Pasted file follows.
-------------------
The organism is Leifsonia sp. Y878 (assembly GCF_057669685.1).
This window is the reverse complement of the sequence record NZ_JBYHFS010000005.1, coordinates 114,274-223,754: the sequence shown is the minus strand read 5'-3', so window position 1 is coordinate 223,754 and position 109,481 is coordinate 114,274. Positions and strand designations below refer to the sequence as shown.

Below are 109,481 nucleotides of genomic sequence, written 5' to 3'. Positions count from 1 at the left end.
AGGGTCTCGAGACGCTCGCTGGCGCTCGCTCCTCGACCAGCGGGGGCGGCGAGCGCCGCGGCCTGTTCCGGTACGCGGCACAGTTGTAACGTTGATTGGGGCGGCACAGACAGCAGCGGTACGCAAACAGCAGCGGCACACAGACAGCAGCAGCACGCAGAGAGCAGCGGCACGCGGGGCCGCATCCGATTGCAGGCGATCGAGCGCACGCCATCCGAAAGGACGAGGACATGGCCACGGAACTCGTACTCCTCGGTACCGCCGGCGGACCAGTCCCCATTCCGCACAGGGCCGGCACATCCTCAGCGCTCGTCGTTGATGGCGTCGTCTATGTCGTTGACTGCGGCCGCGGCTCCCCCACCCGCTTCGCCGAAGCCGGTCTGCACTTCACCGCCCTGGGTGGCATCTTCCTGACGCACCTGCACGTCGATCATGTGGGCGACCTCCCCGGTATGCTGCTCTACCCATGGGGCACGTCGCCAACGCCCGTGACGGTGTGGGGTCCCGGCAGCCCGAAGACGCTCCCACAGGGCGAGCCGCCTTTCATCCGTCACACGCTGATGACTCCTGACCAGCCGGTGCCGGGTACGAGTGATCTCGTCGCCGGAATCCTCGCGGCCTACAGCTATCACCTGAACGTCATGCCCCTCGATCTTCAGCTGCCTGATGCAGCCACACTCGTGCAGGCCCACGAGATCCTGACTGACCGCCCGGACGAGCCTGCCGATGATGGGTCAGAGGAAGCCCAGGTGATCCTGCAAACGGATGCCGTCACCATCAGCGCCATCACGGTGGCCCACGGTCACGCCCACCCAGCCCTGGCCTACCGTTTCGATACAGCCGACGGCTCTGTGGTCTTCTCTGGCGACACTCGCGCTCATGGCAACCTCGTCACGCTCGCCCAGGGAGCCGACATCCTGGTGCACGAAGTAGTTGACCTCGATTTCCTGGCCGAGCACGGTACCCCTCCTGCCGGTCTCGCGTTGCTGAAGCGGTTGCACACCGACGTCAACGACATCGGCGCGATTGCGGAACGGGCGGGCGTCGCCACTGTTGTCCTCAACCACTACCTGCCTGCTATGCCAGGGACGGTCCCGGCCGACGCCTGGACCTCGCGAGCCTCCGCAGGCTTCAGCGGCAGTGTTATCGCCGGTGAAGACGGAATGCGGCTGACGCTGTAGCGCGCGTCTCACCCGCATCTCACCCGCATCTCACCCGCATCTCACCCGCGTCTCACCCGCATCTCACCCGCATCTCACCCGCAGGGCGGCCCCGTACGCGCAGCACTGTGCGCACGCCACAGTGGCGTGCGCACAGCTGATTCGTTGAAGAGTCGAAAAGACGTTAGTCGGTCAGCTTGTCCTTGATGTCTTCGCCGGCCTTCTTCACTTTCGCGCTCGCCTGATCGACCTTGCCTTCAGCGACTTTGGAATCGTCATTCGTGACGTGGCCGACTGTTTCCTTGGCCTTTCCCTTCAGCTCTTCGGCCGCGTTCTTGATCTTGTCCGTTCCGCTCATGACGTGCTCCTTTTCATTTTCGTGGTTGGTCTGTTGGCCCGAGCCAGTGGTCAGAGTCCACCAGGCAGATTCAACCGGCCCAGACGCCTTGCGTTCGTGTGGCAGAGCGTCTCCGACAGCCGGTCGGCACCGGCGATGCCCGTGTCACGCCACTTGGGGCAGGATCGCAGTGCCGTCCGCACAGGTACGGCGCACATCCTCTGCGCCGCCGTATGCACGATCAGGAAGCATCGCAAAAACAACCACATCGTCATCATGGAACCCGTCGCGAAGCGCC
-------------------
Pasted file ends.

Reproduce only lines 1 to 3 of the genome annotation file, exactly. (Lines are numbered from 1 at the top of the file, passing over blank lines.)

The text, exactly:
The organism is Leifsonia sp. Y878 (assembly GCF_057669685.1).
This window is the reverse complement of the sequence record NZ_JBYHFS010000005.1, coordinates 114,274-223,754: the sequence shown is the minus strand read 5'-3', so window position 1 is coordinate 223,754 and position 109,481 is coordinate 114,274. Positions and strand designations below refer to the sequence as shown.

Below are 109,481 nucleotides of genomic sequence, written 5' to 3'. Positions count from 1 at the left end.